Doctors link alcohol consumption to several cancers

The New York Times

That report analyzed 119 studies, including data on 12 million women and over a quarter of a million breast cancer cases, and concluded there was strong evidence that alcohol consumption increases the risk of both pre- and postmenopausal cancer, and that drinking a small glass of wine or beer every day - about 10 grams of alcohol - increases premenopausal breast cancer risk by 5 percent and postmenopausal risk by 9 percent.

Numerous studies have suggested a link between alcohol consumption and certain kinds of cancers.

The group representing doctors has also called for new initiatives in public health to curb the use of alcohol from restrictions on ads that target minors to taxes.

In addition, the paper clearly stated that alcohol has a casual role in cancers such as voice box, neck and throat, colon and liver, as well as breast cancer and esophageal cancer.

"We're not saying no one should ever drink at all - we're just saying if you do drink, even trying to keep it down to less than one drink a day would be a smart choice", Alice Bender, a registered dietitian who is the head of nutrition programs for the AICR, told Business Insider in May.

In the USA, it is estimated that 3.5 per cent of all cancer deaths are linked to alcohol, and in 2012, 5.5 per cent of all new cancer diagnoses and 5.8 per cent of deaths worldwide were attributable to alcohol consumption.

ABC News' chief medical correspondent, Dr. Jennifer Ashton, said that alcohol has been a known human carcinogen, or known to cause cancer, for a long time within the medical community.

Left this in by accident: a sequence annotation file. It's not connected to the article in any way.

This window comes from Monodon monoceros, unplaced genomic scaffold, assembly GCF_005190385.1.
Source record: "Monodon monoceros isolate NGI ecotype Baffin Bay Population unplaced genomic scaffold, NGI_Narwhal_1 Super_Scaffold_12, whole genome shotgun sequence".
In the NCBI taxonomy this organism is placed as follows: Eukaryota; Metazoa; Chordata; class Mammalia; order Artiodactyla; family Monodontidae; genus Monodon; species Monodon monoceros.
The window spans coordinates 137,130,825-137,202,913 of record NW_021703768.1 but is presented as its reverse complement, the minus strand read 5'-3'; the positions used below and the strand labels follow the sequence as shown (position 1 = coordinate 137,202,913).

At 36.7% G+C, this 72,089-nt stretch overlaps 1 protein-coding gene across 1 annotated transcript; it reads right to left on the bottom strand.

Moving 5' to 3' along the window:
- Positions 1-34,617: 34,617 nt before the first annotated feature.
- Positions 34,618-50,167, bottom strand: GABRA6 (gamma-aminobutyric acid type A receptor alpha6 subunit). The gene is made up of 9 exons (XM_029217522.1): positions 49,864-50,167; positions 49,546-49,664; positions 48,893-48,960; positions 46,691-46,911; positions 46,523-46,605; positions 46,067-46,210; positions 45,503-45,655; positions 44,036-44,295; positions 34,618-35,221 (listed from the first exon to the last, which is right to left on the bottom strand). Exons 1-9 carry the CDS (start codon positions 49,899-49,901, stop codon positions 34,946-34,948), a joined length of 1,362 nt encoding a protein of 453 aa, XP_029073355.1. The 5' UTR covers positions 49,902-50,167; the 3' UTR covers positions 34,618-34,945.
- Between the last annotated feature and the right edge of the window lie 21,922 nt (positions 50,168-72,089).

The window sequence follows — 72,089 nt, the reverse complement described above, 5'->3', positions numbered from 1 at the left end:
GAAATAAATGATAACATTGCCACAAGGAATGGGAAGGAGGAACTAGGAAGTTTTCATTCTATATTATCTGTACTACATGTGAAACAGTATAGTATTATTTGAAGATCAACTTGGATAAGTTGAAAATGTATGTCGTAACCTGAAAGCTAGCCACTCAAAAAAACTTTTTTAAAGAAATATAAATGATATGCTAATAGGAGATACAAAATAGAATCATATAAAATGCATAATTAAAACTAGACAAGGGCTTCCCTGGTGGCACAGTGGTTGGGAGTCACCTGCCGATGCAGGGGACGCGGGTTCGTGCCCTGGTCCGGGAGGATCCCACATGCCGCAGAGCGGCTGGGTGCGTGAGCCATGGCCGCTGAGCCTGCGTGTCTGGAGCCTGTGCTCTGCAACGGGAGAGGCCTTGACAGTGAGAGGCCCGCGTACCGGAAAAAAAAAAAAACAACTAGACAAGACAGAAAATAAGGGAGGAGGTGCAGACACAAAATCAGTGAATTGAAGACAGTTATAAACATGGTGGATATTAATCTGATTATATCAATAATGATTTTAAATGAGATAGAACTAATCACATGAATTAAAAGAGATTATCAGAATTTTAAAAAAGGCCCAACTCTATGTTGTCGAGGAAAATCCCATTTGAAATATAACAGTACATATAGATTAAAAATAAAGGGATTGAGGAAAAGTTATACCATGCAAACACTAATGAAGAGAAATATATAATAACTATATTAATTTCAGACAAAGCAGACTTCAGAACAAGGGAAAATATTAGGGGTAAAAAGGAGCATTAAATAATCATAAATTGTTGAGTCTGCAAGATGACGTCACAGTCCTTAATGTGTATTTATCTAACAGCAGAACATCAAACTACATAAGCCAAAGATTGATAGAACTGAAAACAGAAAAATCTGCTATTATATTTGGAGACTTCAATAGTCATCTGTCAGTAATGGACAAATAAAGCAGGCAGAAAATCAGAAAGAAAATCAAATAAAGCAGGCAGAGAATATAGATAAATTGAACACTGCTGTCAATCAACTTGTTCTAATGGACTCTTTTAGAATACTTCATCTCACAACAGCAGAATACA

The real concern is excessive and specifically binge drinking (which is defined as eight or more drinks per week or three or more drinks per day for women, or 15 or more drinks per week or four or more drinks a day for men).

"The more you drink, the higher the risk", said Dr. Clifford A. Hudis, the chief executive of ASCO.

The society also level charges against alcohol companies for "pinkwashing", or "exploiting the color pink or pink ribbons to show commitment to finding a cure for breast cancer given the evidence that alcohol consumption is linked to an increase risk of breast cancer".

"That puts some weight behind this", she said.

The researchers add that the benefits of alcohol - especially the widely held belief that red wine improves cardiovascular health - has likely been overstated and doctors should not recommend alcohol consumption to prevent cardiovascular disease.

If people exercise, eat well and don't drink excessively, they shouldn't worry too much, said LoConte, who said she has about two drinks a month.

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